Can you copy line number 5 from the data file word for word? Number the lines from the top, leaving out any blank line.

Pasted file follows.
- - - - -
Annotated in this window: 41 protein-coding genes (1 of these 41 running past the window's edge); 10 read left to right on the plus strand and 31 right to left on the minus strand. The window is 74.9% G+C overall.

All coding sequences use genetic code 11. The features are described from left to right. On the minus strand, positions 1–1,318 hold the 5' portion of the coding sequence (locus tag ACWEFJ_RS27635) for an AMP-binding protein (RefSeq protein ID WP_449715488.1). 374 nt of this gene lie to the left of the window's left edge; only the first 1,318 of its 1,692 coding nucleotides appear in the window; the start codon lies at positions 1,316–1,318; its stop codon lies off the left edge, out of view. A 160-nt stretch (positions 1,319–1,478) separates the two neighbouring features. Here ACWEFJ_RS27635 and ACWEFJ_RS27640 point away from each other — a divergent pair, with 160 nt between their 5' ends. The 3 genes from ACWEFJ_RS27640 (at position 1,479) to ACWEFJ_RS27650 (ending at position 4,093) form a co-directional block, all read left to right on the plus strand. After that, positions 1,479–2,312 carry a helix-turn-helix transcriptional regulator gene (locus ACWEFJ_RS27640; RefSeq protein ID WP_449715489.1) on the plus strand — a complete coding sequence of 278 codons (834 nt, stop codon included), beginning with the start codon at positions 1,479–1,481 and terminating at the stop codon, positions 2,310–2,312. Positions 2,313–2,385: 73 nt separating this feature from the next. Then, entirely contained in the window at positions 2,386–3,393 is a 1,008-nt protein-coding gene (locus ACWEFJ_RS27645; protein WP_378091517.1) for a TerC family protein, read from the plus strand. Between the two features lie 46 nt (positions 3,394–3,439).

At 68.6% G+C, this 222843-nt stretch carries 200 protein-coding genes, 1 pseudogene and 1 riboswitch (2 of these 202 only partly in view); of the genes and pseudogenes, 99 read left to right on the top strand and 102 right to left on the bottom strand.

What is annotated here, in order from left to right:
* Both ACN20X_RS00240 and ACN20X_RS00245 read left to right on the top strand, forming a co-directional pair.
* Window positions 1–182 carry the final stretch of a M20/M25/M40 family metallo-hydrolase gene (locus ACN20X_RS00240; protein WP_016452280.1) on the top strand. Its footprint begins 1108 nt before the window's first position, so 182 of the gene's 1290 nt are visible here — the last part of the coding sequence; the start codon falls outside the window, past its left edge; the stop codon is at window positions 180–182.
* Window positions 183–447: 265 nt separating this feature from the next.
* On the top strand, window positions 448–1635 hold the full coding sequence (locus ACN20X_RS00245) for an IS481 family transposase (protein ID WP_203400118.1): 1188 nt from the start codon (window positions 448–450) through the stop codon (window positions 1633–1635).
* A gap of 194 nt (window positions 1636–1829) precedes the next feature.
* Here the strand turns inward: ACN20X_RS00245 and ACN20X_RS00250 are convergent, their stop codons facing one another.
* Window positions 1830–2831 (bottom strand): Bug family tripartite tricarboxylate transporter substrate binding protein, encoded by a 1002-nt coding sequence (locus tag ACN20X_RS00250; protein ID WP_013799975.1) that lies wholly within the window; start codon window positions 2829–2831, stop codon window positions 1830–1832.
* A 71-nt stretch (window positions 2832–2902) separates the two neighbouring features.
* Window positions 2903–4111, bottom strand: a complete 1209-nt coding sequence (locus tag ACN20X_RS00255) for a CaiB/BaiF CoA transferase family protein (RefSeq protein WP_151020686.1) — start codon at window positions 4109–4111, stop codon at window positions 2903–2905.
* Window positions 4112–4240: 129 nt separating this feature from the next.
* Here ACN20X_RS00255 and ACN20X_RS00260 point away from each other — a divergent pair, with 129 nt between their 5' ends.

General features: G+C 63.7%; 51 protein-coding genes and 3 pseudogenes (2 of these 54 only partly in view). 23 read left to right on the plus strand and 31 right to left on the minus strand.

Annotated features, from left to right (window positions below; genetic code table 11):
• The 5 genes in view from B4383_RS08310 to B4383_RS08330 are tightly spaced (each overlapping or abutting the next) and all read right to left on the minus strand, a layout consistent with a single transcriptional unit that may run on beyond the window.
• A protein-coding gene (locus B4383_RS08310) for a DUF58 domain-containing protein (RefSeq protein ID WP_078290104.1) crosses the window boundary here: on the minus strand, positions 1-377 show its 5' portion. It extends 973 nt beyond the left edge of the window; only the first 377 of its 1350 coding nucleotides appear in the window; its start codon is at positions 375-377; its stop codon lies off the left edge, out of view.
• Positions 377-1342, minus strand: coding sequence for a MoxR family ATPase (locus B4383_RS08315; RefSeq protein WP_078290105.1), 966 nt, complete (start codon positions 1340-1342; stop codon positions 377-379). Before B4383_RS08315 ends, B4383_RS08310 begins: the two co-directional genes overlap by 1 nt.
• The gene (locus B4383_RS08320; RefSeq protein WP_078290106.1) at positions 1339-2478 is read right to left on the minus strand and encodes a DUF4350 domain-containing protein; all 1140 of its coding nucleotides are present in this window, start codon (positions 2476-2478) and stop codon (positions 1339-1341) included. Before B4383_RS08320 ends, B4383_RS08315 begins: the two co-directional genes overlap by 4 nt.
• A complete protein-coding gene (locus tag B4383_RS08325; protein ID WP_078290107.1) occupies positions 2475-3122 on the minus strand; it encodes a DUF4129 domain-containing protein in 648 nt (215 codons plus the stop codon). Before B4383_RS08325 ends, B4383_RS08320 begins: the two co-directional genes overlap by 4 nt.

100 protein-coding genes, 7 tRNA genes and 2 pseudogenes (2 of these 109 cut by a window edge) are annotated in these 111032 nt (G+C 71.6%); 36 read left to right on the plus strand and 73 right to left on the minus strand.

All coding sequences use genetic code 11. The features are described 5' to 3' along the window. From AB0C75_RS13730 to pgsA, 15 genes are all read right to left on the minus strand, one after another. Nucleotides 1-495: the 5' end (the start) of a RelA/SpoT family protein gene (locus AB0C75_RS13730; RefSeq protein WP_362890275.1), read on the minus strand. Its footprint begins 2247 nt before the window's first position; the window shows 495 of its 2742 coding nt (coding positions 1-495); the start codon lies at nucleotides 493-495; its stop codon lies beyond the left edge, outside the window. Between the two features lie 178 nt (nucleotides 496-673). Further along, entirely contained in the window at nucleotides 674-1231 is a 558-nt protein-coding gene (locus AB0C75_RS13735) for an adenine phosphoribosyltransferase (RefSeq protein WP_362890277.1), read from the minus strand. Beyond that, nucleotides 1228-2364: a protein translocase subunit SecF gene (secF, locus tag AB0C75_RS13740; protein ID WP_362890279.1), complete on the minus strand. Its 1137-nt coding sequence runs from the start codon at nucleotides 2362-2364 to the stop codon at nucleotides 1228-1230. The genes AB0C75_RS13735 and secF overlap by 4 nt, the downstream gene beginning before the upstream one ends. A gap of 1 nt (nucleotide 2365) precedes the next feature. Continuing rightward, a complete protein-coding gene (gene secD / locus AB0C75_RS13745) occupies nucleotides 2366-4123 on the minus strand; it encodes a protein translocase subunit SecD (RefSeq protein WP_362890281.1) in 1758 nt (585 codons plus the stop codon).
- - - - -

* Both ACN20X_RS00240 and ACN20X_RS00245 read left to right on the top strand, forming a co-directional pair.